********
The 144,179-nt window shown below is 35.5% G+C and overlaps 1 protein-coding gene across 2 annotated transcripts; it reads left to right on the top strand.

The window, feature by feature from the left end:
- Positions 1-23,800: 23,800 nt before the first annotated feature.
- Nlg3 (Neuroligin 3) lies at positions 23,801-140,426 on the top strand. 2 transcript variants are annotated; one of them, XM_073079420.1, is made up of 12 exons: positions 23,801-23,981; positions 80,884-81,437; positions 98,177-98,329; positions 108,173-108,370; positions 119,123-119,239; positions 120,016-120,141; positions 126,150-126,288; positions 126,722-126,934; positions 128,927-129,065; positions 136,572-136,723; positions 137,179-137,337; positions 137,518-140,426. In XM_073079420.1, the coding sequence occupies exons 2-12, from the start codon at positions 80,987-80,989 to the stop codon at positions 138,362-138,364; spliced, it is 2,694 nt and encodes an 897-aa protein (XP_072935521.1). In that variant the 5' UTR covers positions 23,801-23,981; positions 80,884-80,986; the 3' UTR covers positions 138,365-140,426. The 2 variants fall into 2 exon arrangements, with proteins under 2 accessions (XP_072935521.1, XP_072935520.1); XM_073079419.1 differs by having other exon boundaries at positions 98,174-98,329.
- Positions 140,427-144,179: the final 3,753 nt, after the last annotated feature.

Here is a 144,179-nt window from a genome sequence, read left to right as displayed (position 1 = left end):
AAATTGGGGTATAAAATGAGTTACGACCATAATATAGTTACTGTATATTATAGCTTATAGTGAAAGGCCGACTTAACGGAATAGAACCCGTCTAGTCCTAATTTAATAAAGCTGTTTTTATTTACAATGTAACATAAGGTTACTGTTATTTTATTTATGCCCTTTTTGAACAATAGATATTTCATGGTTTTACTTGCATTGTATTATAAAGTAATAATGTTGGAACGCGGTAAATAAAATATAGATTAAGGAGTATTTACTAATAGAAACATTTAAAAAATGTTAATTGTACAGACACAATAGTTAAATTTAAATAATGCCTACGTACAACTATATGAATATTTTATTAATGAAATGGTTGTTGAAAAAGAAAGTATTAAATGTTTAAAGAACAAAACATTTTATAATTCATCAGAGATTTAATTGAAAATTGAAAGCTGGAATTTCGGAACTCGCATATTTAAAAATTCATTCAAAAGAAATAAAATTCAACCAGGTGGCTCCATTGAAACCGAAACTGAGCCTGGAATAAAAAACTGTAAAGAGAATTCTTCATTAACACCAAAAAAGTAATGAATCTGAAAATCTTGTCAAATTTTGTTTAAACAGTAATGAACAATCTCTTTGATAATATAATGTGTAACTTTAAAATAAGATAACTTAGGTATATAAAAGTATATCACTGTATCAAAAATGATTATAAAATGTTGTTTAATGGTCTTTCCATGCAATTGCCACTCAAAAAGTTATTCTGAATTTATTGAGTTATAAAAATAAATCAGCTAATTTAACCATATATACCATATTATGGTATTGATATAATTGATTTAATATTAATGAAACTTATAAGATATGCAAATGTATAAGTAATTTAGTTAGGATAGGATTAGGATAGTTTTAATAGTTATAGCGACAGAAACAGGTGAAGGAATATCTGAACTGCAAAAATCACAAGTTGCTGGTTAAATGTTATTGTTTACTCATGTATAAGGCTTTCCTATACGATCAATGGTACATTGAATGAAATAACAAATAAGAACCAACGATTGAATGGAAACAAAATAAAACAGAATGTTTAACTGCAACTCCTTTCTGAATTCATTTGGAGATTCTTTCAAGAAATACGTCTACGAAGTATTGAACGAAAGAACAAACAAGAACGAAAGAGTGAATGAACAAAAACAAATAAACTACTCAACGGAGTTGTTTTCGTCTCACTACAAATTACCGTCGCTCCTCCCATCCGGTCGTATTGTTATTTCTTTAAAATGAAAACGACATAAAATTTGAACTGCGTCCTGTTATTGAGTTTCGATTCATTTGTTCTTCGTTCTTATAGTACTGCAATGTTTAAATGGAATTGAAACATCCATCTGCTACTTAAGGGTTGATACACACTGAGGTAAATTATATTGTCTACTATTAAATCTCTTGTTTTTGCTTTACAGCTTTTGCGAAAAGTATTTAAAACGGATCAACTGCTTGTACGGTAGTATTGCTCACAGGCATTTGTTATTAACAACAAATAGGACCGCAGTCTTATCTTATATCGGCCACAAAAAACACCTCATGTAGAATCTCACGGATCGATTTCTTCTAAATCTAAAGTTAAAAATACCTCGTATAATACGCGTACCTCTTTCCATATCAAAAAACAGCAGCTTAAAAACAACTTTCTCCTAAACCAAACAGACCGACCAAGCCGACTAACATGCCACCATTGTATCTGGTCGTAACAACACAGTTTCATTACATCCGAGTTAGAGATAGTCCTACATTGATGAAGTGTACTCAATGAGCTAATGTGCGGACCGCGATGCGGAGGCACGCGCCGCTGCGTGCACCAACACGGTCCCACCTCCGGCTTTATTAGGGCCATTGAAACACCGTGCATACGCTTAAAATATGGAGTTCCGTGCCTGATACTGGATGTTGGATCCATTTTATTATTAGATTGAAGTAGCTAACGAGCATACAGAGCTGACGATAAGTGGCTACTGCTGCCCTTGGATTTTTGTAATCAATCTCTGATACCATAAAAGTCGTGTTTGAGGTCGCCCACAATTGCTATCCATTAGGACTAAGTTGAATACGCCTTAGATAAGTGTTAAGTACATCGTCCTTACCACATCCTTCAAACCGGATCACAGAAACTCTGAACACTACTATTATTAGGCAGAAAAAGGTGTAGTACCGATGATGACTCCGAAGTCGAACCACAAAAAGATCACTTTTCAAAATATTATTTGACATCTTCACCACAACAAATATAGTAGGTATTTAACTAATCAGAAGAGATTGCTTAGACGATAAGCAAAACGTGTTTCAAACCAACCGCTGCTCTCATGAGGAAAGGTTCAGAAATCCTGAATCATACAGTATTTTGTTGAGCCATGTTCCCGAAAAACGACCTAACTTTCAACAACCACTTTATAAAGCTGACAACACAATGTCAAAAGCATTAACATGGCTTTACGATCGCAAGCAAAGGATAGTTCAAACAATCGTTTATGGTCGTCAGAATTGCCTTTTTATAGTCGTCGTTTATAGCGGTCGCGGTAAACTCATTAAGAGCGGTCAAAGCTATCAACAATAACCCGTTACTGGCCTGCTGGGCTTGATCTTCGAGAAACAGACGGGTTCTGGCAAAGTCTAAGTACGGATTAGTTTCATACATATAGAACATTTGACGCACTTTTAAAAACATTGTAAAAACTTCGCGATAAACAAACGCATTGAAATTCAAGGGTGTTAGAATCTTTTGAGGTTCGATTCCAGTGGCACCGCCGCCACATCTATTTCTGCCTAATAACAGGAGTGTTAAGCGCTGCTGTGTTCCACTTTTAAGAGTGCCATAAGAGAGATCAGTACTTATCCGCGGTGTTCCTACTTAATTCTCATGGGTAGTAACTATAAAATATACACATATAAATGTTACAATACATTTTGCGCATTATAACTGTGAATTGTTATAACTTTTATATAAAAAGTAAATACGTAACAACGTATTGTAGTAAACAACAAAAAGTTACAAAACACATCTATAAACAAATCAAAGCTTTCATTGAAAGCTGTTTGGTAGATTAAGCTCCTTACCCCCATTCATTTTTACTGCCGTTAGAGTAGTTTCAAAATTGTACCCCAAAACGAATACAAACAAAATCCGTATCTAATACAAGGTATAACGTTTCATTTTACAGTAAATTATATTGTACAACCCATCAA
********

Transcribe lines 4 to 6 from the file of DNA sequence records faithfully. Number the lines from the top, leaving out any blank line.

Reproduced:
- Nlg3 (Neuroligin 3) lies at positions 23,801-140,426 on the top strand. 2 transcript variants are annotated; one of them, XM_073079420.1, is made up of 12 exons: positions 23,801-23,981; positions 80,884-81,437; positions 98,177-98,329; positions 108,173-108,370; positions 119,123-119,239; positions 120,016-120,141; positions 126,150-126,288; positions 126,722-126,934; positions 128,927-129,065; positions 136,572-136,723; positions 137,179-137,337; positions 137,518-140,426. In XM_073079420.1, the coding sequence occupies exons 2-12, from the start codon at positions 80,987-80,989 to the stop codon at positions 138,362-138,364; spliced, it is 2,694 nt and encodes an 897-aa protein (XP_072935521.1). In that variant the 5' UTR covers positions 23,801-23,981; positions 80,884-80,986; the 3' UTR covers positions 138,365-140,426. The 2 variants fall into 2 exon arrangements, with proteins under 2 accessions (XP_072935521.1, XP_072935520.1); XM_073079419.1 differs by having other exon boundaries at positions 98,174-98,329.
- Positions 140,427-144,179: the final 3,753 nt, after the last annotated feature.

Here is a 144,179-nt window from a genome sequence, read left to right as displayed (position 1 = left end):